It doesn’t seem too long ago when I had my first visit to Brickhouse at the height of their madness when, in the absence of a liquor license, they piled drinks after drinks onto their delighted patrons, yours truly included. Everything took on a rosy, margarita-hazed glow then. Friends couldn’t sing enough praises of Brickhouse, and between you and me, that’s like striking a consolation prize in the local mark-six.
Fast forward a few months later, I returned late at night for a spot of supper with some Singapore visitors. To my dismay: (1) they no longer serve free drinks (yes yes I know that couldn’t last forever); and (2) their kitchen has closed and most of the menu is no longer available. One miserable round of drinks later, we back out on the street and I seriously wondered if my first experience at Brickhouse was a dream.
So when I was invited to return and sample of the latest creations on Chef Austin’s menu, I jumped at the chance.
Rowdy as ever, the crowd at Brickhouse was loud, joyful and hungry. The music was blaring loudly and conversations were more than a bit strained, but hey if you are looking for a quiet place to chill, Brickhouse ain’t the place. It is one of those place where strangers become friends, personal space cease to exist, and you leave your burdens of the day at the door. You couldn’t have asked for a more mixed crowd – the trendy artists mixed comfortably with drunken suits against a background of deafening chatter and an efficient crew of so-cool-it-hurts staff.
Clear winner of the night was – surprise, surprise – not the main, but one of its ceviches. The Agua Chili was a delightful, vibrant mix of shrimp, cucumber water, pickled red onions, and cilantro and chili oil. The differing ingredients promise a ceviches that is packed with texture and flavour, and aqua Chili did not disappoint. Digging up everything with a piece of chips is the recommended way of savouring it.
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I overheard about Heirloom quite sometime back, but more of a breakfast cum brunch kinda a place. So when it popped up in an SCMP’s article about Mexican joints in the city, I was pleasantly surprised. Since then I have tore out in the entire article and pinned it to my wall, as reminder to myself to check out these places out one day.
Obviously, the day came way sooner than I thought. It was late Saturday afternoon and I needed a place for lunch at Sheung Wan. I thought, why not?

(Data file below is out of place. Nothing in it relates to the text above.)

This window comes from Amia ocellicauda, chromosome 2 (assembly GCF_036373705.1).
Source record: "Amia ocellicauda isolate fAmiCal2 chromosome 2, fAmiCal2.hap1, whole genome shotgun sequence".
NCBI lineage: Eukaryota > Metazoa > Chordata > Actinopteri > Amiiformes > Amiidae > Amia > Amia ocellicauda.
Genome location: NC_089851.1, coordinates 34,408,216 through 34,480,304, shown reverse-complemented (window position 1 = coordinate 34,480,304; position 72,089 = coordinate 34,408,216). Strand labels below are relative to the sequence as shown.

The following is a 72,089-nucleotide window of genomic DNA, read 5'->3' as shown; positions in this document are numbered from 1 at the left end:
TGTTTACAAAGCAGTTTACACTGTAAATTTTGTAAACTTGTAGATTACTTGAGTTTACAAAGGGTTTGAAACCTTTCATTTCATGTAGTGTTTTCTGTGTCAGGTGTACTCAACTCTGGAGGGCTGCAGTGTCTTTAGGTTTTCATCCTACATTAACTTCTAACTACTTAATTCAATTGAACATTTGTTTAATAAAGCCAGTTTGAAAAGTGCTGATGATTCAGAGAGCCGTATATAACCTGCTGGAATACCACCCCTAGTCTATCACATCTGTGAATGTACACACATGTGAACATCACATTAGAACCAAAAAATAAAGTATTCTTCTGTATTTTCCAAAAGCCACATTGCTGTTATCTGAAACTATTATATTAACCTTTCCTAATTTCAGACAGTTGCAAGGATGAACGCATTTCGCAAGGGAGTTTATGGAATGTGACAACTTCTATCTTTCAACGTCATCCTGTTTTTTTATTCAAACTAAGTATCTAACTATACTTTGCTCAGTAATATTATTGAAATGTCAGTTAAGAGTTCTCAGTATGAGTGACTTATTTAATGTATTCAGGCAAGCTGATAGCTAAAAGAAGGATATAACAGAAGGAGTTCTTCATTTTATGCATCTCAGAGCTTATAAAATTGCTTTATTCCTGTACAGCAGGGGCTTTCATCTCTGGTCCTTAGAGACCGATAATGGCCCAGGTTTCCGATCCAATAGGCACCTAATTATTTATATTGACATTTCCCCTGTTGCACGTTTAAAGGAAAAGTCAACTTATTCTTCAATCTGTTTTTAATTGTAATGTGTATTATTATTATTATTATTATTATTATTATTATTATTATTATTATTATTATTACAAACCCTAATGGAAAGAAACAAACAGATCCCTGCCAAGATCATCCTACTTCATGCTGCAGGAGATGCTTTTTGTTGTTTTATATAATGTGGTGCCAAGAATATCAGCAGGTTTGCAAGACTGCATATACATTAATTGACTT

So I walked my way in the hot, humid weather to Heirloom and wasn’t entirely pleased to find the place was packed and the upstairs seatings were not open. Had no choice but to wait under the sweltering heat (urgh!) but lucky for me, some twenty minutes a large table was made vacant, so I plonked myself onto the generous seat, ordered a beer and settled in with a book while waiting for my lunch companion to turn up.
While waiting (it was a rather long wait, ehem), I couldn’t help but notice the little details that went into the design of Heirloom. Decked in black, beige and other decidedly neutral colours, Heirloom projects a very understated setting but in a very classy way. The chandelier on the ceiling was a clue, so is the beautiful, beautiful toilet. You have to check it out.
And so it was time for food! We decided to order quite a few small-portioned dishes to try.
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I thought I had it down pat with Mexican food after the last culinary foray into the sleepy town of Sai Ying Pun. Being able to articulate the differences between a taco and a burrito (it’s not difficult), I thought I was it.
Then come along Brickhouse and everything I know was thrown out of the window.
I could reminisce about the adventure of finding the joint; mischievously tucked in a back lane guarded by a built-in-bouncer of a Chinese uncle selling cheap purses, right in the heart of the heaving mess that was Lan Kwai Fong. Google Map was of no use to pinpoint its exact location; hint – it is located where the famous Fa Zu Jie is.
Salsa & Chips.
I could gush enthusiastically about the infectious vibe of the jolly hearted patrons and the truly hospitable wait staff, who made our almost two-hour wait for a table decidedly a social event on its own. We sang, we laughed and we had a few drinks (it’s Mraz, geddit?).
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